The Pleiades (M45)
Distance: 380 light years
RA: 3h 46m 31s
Dec: 23 degrees 57' 36"
The beautiful Pleiades open star cluster (M45, the "Seven Sisters") has
been recognized since antiquity, with the oldest recorded observation
being approximately 1000 years BC. Within this cluster, it is
possible to resolve between 7-11 stars with the naked eye, depending
upon seeing conditions
(and eyesight!). Through the telescope, the cluster is known to
about 500 stars that are gravitationally bound to each other.
age of this cluster is estimated to be about 65 million years old,
that it was "born" around the time of the dinosaur extinction.
beauty of this cluster is due to the impressive amount of blue
that surrounds many of the stars, most notably Merope (surrounded
by the brightest reflection nebulae of this group, NGC 1435). In
contrast to emission nebulae, the blue color of this nebula is due to
reflected light from nearby young stars. During visual
observation, there is a hint of nebulosity in a small scope such as an
8" SCT, although the full extent can only be observed in longer
exposure photos such as this one. Please click on the following
link to observe a higher
Dates: September 29, 2003 (Merope region) and October 6,
2003 (5 additional regions to complete the mosaic)
Scope: LX90 at f6.3, Lumicon OAG
Autoguider: SBIG STV with e-finder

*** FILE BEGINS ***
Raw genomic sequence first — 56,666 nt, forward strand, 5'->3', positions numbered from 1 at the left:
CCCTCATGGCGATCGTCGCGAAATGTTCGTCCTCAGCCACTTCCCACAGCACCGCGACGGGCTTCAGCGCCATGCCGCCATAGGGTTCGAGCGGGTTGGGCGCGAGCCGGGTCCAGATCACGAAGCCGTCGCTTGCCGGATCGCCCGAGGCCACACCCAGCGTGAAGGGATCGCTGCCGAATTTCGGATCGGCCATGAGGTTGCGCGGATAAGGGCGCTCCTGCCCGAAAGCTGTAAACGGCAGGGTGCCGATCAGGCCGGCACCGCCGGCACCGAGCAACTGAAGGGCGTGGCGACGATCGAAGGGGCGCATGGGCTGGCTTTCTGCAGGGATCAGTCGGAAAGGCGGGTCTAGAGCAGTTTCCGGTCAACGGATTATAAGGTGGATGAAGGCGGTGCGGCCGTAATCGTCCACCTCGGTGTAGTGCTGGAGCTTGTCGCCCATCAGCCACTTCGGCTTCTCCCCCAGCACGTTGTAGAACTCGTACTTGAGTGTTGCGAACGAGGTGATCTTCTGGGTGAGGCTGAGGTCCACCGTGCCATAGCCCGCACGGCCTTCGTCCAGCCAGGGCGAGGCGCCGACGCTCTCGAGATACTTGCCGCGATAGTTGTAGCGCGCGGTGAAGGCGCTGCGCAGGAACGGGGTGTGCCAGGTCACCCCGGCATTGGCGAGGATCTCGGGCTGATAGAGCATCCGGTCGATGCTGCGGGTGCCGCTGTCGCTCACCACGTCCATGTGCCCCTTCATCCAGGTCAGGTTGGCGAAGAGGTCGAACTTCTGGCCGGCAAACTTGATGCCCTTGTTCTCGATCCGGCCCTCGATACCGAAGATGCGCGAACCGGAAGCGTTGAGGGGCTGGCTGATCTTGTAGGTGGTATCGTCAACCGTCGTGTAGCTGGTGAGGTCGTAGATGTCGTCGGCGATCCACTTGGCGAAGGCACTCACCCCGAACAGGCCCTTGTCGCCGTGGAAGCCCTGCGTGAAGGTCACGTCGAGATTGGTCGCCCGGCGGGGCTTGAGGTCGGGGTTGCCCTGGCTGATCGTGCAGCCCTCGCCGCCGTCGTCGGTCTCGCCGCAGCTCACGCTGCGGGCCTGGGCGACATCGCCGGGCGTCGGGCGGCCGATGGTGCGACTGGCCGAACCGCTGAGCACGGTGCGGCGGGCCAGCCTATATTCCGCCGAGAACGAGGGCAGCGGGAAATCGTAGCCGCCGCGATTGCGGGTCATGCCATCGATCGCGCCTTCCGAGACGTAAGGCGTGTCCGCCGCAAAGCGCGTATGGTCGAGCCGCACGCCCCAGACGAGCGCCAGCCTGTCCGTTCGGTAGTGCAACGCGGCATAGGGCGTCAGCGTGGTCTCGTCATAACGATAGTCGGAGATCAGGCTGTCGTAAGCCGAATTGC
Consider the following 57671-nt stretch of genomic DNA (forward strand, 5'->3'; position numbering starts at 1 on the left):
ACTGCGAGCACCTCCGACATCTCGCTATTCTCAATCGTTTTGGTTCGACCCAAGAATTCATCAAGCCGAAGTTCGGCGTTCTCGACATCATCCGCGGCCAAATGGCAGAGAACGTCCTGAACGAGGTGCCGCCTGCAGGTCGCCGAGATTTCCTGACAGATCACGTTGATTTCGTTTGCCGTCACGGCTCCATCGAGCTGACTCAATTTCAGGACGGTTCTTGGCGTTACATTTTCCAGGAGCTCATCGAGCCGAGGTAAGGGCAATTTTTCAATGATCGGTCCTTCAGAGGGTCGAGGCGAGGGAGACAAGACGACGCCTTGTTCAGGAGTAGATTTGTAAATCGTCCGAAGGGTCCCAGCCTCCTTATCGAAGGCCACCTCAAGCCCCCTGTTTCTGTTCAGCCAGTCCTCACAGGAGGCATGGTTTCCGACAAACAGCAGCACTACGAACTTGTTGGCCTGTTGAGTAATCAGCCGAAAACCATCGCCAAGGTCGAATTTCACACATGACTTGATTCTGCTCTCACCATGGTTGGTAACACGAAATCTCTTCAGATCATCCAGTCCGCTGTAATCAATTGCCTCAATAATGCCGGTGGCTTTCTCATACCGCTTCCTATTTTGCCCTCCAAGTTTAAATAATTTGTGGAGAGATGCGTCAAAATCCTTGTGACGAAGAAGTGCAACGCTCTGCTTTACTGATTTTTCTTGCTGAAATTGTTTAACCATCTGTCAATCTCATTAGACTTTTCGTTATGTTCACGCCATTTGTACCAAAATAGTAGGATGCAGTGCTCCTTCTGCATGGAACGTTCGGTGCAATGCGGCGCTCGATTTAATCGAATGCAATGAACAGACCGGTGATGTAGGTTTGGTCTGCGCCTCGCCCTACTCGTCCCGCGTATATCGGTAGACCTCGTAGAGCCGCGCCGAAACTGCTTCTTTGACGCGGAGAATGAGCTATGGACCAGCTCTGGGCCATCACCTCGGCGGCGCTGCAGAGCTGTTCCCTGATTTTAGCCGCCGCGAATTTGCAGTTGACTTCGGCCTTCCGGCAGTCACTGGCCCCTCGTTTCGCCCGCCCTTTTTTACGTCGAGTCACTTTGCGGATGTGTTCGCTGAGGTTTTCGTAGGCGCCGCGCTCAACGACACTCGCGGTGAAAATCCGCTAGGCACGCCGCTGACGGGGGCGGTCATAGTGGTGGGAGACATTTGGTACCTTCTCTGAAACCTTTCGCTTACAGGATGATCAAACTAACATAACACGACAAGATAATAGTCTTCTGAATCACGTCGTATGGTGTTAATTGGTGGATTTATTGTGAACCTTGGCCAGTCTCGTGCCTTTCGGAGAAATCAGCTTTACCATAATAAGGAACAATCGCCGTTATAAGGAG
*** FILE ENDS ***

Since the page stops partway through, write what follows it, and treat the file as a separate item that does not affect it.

Camera: Canon 10D
Filter: IDAS LPS
Exposures: 30 exposures x 6 to 9 minutes each at ISO1600.
Total exposure time 3.5 hours.
49 degress F; average transparency; average seeing; wind minimal
(September 29). Temperature 39 degrees F on October 6.
Post-processing: This represents
a mosaic of a total of 6 different sections of M45 (each section is an
average stack of 5 frames). The frames for each section were
processed as follows: raw conversion, adaptive dark frame
calibration, alignment, autograding, min/max excluded averaging, and
background compensation done in ImagesPlus; levels and curves
adjustment in Photoshop; final smoothing done in Pleiades SGBNR
software. Mosaic was constructed in Photoshop using the technique
described by Rob Gendler. Total processing time was
approximately 20 hours over a period of 3 days.
note: Graphics on this website may not be reproduced without
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